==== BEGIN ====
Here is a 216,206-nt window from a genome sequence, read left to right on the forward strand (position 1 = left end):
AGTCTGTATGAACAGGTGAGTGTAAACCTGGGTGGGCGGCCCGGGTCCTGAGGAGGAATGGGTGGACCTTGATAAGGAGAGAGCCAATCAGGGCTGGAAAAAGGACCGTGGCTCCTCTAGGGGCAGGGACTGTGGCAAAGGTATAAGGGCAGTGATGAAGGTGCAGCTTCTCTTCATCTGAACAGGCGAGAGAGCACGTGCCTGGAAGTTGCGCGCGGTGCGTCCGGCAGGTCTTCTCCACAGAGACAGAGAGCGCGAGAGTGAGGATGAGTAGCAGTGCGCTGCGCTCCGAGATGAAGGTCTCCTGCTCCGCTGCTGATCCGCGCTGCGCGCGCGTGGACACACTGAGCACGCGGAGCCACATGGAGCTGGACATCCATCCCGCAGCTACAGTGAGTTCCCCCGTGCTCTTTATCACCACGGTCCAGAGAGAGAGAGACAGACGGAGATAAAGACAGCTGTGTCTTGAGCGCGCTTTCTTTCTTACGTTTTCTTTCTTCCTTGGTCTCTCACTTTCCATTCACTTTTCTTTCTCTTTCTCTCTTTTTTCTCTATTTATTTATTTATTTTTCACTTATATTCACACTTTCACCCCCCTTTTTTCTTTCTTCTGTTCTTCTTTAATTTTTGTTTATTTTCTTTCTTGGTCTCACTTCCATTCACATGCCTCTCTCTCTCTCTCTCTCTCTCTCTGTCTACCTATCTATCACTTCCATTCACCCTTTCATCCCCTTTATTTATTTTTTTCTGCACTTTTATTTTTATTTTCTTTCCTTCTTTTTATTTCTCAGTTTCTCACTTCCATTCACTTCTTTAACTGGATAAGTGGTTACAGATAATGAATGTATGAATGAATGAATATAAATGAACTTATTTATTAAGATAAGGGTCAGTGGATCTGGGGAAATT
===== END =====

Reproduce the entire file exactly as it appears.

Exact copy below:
Here is a 216,206-nt window from a genome sequence, read left to right on the forward strand (position 1 = left end):
AGTCTGTATGAACAGGTGAGTGTAAACCTGGGTGGGCGGCCCGGGTCCTGAGGAGGAATGGGTGGACCTTGATAAGGAGAGAGCCAATCAGGGCTGGAAAAAGGACCGTGGCTCCTCTAGGGGCAGGGACTGTGGCAAAGGTATAAGGGCAGTGATGAAGGTGCAGCTTCTCTTCATCTGAACAGGCGAGAGAGCACGTGCCTGGAAGTTGCGCGCGGTGCGTCCGGCAGGTCTTCTCCACAGAGACAGAGAGCGCGAGAGTGAGGATGAGTAGCAGTGCGCTGCGCTCCGAGATGAAGGTCTCCTGCTCCGCTGCTGATCCGCGCTGCGCGCGCGTGGACACACTGAGCACGCGGAGCCACATGGAGCTGGACATCCATCCCGCAGCTACAGTGAGTTCCCCCGTGCTCTTTATCACCACGGTCCAGAGAGAGAGAGACAGACGGAGATAAAGACAGCTGTGTCTTGAGCGCGCTTTCTTTCTTACGTTTTCTTTCTTCCTTGGTCTCTCACTTTCCATTCACTTTTCTTTCTCTTTCTCTCTTTTTTCTCTATTTATTTATTTATTTTTCACTTATATTCACACTTTCACCCCCCTTTTTTCTTTCTTCTGTTCTTCTTTAATTTTTGTTTATTTTCTTTCTTGGTCTCACTTCCATTCACATGCCTCTCTCTCTCTCTCTCTCTCTCTCTGTCTACCTATCTATCACTTCCATTCACCCTTTCATCCCCTTTATTTATTTTTTTCTGCACTTTTATTTTTATTTTCTTTCCTTCTTTTTATTTCTCAGTTTCTCACTTCCATTCACTTCTTTAACTGGATAAGTGGTTACAGATAATGAATGTATGAATGAATGAATATAAATGAACTTATTTATTAAGATAAGGGTCAGTGGATCTGGGGAAATT